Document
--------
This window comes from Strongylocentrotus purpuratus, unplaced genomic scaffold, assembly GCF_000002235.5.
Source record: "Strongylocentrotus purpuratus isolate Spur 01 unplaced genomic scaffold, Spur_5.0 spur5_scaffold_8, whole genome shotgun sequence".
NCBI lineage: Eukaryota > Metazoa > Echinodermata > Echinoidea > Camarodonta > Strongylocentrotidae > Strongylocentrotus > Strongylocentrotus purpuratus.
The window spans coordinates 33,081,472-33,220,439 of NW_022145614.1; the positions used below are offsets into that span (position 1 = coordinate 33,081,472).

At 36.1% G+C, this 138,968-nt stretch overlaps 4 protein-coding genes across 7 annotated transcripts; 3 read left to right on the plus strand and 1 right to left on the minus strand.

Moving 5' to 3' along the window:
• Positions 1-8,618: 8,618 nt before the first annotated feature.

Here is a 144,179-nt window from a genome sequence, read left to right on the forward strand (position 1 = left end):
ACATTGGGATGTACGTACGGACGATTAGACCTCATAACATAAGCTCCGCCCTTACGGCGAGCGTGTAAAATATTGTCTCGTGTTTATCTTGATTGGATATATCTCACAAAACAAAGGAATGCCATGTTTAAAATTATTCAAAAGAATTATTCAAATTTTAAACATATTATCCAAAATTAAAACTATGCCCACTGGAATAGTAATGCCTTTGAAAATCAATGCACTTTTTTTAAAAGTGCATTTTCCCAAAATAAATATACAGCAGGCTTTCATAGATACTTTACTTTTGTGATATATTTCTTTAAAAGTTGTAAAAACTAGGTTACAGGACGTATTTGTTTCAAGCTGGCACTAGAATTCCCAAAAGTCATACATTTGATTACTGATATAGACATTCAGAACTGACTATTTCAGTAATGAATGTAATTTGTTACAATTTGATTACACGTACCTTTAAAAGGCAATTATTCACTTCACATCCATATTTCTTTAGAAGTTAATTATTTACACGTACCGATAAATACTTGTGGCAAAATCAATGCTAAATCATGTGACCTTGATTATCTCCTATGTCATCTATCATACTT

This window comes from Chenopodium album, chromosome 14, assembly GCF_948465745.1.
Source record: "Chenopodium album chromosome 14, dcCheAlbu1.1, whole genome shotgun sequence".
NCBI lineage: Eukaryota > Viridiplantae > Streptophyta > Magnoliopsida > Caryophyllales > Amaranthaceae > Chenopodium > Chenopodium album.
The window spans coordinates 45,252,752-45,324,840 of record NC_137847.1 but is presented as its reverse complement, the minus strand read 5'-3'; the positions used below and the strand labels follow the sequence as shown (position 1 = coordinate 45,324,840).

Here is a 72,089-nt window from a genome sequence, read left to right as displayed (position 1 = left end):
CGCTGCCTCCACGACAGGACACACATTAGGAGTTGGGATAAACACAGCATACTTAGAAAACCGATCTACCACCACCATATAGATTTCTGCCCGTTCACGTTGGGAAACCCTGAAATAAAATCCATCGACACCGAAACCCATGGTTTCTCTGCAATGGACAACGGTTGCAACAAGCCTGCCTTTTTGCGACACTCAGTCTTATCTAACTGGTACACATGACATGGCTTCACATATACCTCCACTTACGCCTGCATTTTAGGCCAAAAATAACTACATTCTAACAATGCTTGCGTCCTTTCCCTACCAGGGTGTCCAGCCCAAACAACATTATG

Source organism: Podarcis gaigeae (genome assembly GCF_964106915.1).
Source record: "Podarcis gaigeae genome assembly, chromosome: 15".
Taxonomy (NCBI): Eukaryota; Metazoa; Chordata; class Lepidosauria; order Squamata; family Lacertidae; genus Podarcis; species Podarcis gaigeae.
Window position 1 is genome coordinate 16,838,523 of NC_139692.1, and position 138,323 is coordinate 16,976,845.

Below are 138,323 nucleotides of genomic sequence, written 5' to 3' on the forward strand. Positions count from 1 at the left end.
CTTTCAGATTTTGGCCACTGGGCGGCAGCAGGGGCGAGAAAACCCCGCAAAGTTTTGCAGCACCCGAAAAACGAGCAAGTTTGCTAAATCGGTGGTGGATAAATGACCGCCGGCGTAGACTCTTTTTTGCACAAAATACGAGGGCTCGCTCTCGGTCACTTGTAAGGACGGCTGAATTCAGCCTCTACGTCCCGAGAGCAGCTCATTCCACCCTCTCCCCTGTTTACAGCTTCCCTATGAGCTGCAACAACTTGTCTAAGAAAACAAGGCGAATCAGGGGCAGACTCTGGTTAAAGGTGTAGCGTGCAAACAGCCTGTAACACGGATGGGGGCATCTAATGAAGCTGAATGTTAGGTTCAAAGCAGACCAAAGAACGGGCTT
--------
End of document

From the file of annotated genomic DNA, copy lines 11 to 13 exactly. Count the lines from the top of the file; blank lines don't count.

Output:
Source record: "Chenopodium album chromosome 14, dcCheAlbu1.1, whole genome shotgun sequence".
NCBI lineage: Eukaryota > Viridiplantae > Streptophyta > Magnoliopsida > Caryophyllales > Amaranthaceae > Chenopodium > Chenopodium album.
The window spans coordinates 45,252,752-45,324,840 of record NC_137847.1 but is presented as its reverse complement, the minus strand read 5'-3'; the positions used below and the strand labels follow the sequence as shown (position 1 = coordinate 45,324,840).